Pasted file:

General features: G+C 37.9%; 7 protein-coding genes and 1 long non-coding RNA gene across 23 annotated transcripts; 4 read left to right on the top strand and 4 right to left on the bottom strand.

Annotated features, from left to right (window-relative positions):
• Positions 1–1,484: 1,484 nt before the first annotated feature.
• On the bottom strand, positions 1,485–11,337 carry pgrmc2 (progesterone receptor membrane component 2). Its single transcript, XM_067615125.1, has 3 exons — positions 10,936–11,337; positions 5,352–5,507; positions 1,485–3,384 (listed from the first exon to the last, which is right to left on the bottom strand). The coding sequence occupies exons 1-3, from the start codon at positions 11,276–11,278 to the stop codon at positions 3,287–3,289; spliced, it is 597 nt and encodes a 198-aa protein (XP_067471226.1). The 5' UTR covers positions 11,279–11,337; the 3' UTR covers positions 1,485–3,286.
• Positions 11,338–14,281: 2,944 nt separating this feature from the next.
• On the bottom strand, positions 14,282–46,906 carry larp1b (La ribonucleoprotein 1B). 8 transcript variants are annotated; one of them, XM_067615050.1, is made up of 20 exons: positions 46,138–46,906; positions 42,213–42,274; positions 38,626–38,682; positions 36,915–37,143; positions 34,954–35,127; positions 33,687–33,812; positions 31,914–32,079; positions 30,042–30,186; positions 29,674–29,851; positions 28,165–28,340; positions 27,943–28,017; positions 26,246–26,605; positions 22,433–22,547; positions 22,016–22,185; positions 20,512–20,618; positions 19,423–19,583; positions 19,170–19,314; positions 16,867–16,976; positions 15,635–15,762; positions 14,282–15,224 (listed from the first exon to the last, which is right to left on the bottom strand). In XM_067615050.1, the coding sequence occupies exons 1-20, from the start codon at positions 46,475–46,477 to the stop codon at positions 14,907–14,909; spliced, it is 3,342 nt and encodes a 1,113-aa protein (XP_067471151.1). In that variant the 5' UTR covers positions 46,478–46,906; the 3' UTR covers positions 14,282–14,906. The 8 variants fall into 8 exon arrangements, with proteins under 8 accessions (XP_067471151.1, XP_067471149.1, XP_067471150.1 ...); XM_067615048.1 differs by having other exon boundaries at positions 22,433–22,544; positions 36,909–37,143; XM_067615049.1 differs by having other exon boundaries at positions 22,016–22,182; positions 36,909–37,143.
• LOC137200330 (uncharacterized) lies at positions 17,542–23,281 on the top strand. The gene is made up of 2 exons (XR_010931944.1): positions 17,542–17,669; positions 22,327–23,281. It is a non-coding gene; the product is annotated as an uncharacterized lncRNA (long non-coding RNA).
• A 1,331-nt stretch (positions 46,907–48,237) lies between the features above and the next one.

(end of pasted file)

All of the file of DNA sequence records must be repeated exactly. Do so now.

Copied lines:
General features: G+C 37.9%; 7 protein-coding genes and 1 long non-coding RNA gene across 23 annotated transcripts; 4 read left to right on the top strand and 4 right to left on the bottom strand.

Annotated features, from left to right (window-relative positions):
• Positions 1–1,484: 1,484 nt before the first annotated feature.
• On the bottom strand, positions 1,485–11,337 carry pgrmc2 (progesterone receptor membrane component 2). Its single transcript, XM_067615125.1, has 3 exons — positions 10,936–11,337; positions 5,352–5,507; positions 1,485–3,384 (listed from the first exon to the last, which is right to left on the bottom strand). The coding sequence occupies exons 1-3, from the start codon at positions 11,276–11,278 to the stop codon at positions 3,287–3,289; spliced, it is 597 nt and encodes a 198-aa protein (XP_067471226.1). The 5' UTR covers positions 11,279–11,337; the 3' UTR covers positions 1,485–3,286.
• Positions 11,338–14,281: 2,944 nt separating this feature from the next.
• On the bottom strand, positions 14,282–46,906 carry larp1b (La ribonucleoprotein 1B). 8 transcript variants are annotated; one of them, XM_067615050.1, is made up of 20 exons: positions 46,138–46,906; positions 42,213–42,274; positions 38,626–38,682; positions 36,915–37,143; positions 34,954–35,127; positions 33,687–33,812; positions 31,914–32,079; positions 30,042–30,186; positions 29,674–29,851; positions 28,165–28,340; positions 27,943–28,017; positions 26,246–26,605; positions 22,433–22,547; positions 22,016–22,185; positions 20,512–20,618; positions 19,423–19,583; positions 19,170–19,314; positions 16,867–16,976; positions 15,635–15,762; positions 14,282–15,224 (listed from the first exon to the last, which is right to left on the bottom strand). In XM_067615050.1, the coding sequence occupies exons 1-20, from the start codon at positions 46,475–46,477 to the stop codon at positions 14,907–14,909; spliced, it is 3,342 nt and encodes a 1,113-aa protein (XP_067471151.1). In that variant the 5' UTR covers positions 46,478–46,906; the 3' UTR covers positions 14,282–14,906. The 8 variants fall into 8 exon arrangements, with proteins under 8 accessions (XP_067471151.1, XP_067471149.1, XP_067471150.1 ...); XM_067615048.1 differs by having other exon boundaries at positions 22,433–22,544; positions 36,909–37,143; XM_067615049.1 differs by having other exon boundaries at positions 22,016–22,182; positions 36,909–37,143.
• LOC137200330 (uncharacterized) lies at positions 17,542–23,281 on the top strand. The gene is made up of 2 exons (XR_010931944.1): positions 17,542–17,669; positions 22,327–23,281. It is a non-coding gene; the product is annotated as an uncharacterized lncRNA (long non-coding RNA).
• A 1,331-nt stretch (positions 46,907–48,237) lies between the features above and the next one.